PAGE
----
How To Prioritize Like a Manager

By Marc Poirier, General Manager of Abbey Placements LLC

So you want to be a manager? Many people want the status and the money that come with the position, but few want the increased responsibilities and demands. The hours are longer, the pressures are greater, and you can no longer just be “one of the guys” with your coworkers.

Perhaps one of the most stressful components of management is that it puts you in a decision-making role. You have to make decisions when there are competing demands on you and the business you are running. If you want to be a manager, an absolutely essential skill you must possess is the ability to prioritize. When you prioritize correctly with tasks both large and small, you’ll be running the company in the best way. Here’s a snapshot of what great management looks like when it comes to prioritization.

Prioritizing Profitability

Great managers know how to prioritize by focusing on making their employers successful. Success can mean many things, but let’s assume that success in most cases means money. Tasks that generate money take priority over the tasks that a manager may find personally fulfilling. Although you may enjoy social networking after hours at the bar, sometimes the task that will make more money is working late to put a proposal together. Perhaps you enjoy making reports but need to instead follow-up with a cantankerous customer. If you want to be in management, develop a deep understanding of how your company generates money and focus your efforts on tasks that make your employer more profitable.

This idea may sound greedy, but consider what money represents: empowerment to affect change as desired. Money is a valuable resource not just because it will line your boss’s pockets but because it contributes to hiring more people, opening new branches, expanding operations into new markets, or being given away to charitable causes. Its uses will depend on the desires of your boss, someone you hopefully respect and want to make successful. In the big picture, making money for a boss you respect will in itself be fulfilling and likely bring success back to you.

Prioritization Pop Quiz

You’re a manager at a restaurant. You’re working on a report that has to get to your boss by the end of the day. Two interruptions occur almost simultaneously: a customer wants to talk to the manager and an employee has a problem with their paycheck. In what order do you take care of the report, the employee, and the customer? Why?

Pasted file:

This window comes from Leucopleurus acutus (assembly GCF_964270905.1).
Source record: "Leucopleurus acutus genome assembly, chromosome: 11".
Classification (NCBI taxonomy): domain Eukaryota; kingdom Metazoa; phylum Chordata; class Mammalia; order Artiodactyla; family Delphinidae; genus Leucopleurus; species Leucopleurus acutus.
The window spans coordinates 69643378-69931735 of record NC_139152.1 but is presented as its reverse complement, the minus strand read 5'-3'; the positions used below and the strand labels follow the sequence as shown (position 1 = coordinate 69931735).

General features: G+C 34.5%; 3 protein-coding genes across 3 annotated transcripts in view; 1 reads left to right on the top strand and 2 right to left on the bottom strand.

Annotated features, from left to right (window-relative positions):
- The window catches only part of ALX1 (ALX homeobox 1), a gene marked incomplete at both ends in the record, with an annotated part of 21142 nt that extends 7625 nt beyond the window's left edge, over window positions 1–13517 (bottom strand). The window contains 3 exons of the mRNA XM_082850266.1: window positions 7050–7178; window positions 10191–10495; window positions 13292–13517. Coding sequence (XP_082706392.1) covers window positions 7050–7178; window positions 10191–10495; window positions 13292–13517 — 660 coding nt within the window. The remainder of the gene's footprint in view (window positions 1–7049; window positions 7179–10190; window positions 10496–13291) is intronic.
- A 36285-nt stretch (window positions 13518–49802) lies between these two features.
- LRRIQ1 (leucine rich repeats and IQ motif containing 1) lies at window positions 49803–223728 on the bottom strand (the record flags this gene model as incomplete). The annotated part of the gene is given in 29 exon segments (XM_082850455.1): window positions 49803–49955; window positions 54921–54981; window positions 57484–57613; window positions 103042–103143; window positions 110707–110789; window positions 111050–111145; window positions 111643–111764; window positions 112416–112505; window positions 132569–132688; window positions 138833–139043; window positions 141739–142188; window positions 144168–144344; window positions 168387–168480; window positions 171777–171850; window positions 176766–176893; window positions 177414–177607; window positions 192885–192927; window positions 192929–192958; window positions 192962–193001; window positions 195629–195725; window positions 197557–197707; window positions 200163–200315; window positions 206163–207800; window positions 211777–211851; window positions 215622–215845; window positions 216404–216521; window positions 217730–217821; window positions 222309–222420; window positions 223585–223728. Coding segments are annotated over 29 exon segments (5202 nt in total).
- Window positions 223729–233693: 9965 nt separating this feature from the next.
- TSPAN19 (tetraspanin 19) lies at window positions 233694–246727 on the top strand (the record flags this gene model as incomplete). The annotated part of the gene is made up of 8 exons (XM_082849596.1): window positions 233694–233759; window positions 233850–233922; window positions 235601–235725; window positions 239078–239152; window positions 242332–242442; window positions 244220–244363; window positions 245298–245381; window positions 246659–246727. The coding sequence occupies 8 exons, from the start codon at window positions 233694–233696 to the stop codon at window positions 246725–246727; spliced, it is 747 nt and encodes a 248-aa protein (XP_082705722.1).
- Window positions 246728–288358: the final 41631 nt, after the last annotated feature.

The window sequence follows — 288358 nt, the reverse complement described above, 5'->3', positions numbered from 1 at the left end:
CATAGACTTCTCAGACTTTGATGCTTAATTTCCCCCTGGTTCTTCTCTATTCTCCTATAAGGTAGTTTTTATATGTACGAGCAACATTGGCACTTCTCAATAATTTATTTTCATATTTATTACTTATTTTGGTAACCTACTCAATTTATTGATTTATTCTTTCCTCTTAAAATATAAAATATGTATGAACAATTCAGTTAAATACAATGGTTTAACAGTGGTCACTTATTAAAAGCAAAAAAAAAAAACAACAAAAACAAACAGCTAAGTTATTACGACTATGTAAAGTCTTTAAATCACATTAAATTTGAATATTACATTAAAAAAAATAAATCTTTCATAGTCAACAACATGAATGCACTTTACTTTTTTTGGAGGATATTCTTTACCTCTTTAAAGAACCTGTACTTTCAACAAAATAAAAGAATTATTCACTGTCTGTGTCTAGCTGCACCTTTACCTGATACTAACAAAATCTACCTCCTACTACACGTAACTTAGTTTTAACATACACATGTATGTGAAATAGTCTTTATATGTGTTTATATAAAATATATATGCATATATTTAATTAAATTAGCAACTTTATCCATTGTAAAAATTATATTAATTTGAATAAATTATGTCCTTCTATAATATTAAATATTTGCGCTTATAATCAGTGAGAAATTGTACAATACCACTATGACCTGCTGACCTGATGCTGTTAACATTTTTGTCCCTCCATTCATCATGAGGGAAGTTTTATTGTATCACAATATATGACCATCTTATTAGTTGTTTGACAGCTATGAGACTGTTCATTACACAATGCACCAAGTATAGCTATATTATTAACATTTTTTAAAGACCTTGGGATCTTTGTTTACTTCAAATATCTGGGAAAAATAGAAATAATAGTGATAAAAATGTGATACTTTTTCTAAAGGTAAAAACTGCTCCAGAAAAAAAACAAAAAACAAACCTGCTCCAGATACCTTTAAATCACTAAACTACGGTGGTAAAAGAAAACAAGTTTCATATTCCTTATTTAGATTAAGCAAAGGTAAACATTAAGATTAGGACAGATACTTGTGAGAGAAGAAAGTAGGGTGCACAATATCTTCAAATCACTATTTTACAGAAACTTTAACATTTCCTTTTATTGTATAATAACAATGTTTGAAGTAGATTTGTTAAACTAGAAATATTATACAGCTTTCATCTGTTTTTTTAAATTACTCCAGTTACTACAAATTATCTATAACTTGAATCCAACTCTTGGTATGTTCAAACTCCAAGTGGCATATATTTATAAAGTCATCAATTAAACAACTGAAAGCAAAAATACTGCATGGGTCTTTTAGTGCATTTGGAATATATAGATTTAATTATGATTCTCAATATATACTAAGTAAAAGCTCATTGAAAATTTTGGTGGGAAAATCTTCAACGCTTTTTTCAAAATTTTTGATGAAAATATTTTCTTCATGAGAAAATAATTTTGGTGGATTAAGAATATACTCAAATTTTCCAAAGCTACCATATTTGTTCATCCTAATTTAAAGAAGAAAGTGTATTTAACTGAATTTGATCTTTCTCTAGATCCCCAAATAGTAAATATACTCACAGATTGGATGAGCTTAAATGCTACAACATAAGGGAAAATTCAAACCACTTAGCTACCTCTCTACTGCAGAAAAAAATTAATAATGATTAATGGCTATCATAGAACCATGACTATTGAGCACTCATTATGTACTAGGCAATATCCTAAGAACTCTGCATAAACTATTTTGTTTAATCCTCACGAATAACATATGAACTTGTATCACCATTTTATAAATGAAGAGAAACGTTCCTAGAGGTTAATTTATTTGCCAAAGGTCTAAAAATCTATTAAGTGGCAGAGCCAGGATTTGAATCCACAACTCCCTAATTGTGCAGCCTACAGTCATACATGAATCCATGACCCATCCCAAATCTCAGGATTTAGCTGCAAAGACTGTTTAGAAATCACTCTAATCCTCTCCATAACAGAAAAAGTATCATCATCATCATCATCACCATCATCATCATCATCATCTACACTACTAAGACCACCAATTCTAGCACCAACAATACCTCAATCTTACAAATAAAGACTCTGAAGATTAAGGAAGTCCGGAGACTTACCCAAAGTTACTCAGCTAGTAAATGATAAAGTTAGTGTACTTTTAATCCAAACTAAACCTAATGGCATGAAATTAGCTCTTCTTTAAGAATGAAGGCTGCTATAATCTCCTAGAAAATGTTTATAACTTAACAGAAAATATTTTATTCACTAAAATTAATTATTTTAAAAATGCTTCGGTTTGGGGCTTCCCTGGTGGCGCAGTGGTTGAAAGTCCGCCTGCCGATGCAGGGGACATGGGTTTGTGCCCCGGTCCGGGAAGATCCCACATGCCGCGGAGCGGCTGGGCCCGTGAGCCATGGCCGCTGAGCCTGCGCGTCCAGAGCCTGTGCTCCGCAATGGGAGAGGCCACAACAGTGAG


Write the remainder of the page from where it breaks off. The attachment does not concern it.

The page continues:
Think about your answer.


Again, the best way to understand this dilemma is to consider which tasks are most important to generating money. The correct answer is to first take care of the customer. Happy and loyal customers are the most important part of generating money. Next, take care of your employees. If your employees are not empowered and supported, you hinder your means to operate a successful business and generate money. Finally, take care of the report. Although the report is due today and goes to your boss, it is ultimately not as important to generating money as the other two tasks. Your boss would likely tell you to prioritize this way too.

How did you do? Consider if this way of prioritizing is the way you currently operate in your job. If you want to be a manager, learn to discern which tasks are most profitable. You’ll also be setting an example for your coworkers, which will make you a leader.

Staying Ahead of the Curve

When you’re focused on prioritizing like a great manager, you’ll also need to anticipate problems and offers solutions before they appear. If you were a customer, would you rather discover a problem and ask the manager for help or have the manager tell you about the problem first and offer possible solutions? Better yet, what about having the manager simply fix the problem before you even notice? Getting ahead of problems requires paying attention and watching for issues you have dealt with in the past. Once you’ve identified a threat, you prioritize it and act on it before it becomes a problem. By doing this consistently in your job, you will develop a reputation for being someone who takes care of problems. That is what great managers do.

This advice is easier said than done, but practice these principles every day at work and you’ll likely be promoted before you know it. The ability to prioritize gets sharper with experience, so focus on strengthening this skill if management is your career goal.